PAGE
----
What are Earth Fissures?
Earth fissures are associated with basin subsidence that accompanies extensive ground water mining. In Arizona, fissures were first noted near Eloy in 1929. Their physical appearance varies greatly, but they may be more than a mile in length, up to 15 ft wide, and 100s of feet deep. During torrential rains they erode rapidly presenting a substantial hazard to people and infrastructure. Moreover, fissures provide a ready conduit to deliver runoff and contaminated waters to basin aquifers. Rapid population growth in southern Arizona is increasingly juxtaposing population centers and fissures.
AZGS Maps Earth Fissures
In August 2005, torrential monsoon rains reactivated an earth fissure near Queen Creek, Pinal County, Arizona. Within days the fissure became an open crevasse 10s of feet in length, 5 to 10 ft wide, and up to 25 ft deep. In response to growing public outcry, the Arizona Legislature drafted legislation that Governor Napolitano signed in to law to address earth fissures in Arizona. Effective September 21, 2006, Ariz. Rev. Stat. § 27-152.01(3) charges the Arizona Geological Survey (AZGS) with 1) comprehensive mapping of earth fissures throughout Arizona, and 2) delivering earth fissure map data to the State Land Department to be posted online with other GIS map layers for the public to use to build their own customized maps.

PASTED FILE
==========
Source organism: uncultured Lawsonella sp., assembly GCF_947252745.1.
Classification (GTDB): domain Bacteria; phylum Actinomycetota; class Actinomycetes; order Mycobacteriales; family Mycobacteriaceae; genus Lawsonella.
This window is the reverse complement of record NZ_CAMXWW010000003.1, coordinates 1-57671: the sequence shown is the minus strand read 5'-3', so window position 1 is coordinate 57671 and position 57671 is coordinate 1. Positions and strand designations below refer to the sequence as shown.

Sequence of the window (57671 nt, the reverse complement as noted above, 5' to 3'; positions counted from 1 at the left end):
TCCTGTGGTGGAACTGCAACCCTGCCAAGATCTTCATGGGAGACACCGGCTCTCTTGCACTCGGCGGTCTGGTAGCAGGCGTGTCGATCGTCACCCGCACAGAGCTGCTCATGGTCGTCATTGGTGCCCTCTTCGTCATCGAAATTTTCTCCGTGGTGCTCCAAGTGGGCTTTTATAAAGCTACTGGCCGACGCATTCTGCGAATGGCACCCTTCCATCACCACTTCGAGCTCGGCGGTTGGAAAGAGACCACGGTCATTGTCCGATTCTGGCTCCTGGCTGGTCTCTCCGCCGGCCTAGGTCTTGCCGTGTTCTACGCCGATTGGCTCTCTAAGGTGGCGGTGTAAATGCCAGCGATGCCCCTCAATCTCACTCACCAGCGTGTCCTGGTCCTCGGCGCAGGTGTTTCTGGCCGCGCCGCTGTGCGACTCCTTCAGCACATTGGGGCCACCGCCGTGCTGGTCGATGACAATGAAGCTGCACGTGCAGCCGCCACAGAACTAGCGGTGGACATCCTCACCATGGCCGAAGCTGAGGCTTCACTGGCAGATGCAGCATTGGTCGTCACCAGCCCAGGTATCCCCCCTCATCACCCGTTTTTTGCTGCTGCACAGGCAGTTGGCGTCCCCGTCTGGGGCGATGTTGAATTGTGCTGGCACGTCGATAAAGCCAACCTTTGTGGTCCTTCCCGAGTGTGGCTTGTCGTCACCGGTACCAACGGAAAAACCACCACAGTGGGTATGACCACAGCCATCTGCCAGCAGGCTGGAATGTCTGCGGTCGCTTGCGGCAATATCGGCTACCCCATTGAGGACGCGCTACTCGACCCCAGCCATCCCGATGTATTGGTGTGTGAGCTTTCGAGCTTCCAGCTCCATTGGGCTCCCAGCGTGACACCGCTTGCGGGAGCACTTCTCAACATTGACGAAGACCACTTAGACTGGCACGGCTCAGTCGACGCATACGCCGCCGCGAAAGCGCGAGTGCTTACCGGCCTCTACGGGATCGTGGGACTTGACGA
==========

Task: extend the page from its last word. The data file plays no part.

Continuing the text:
The maps and report included on this page are a compilation of previously or reported earth fissures in Cochise, Maricopa, Pima, and Pinal counties. On these maps we identify 23 discrete study areas hosting one or more earth fissures. For a list of our mapping priorities, please see AZGS Open File Report 07-01.
The AZGS mapping team is currently mapping earth fissures using high resolution meter to sub-meter GPS (global positioning system) receivers. These data will be displayed at 1:12,000 scale on the State's internet map server.
For further information: Please refer to the included earth fissure planning maps for the four counties, OFR-07-01 “Earth Fissure Mapping Program: 2006 Progress Report”, or contact us at 520.770.3500.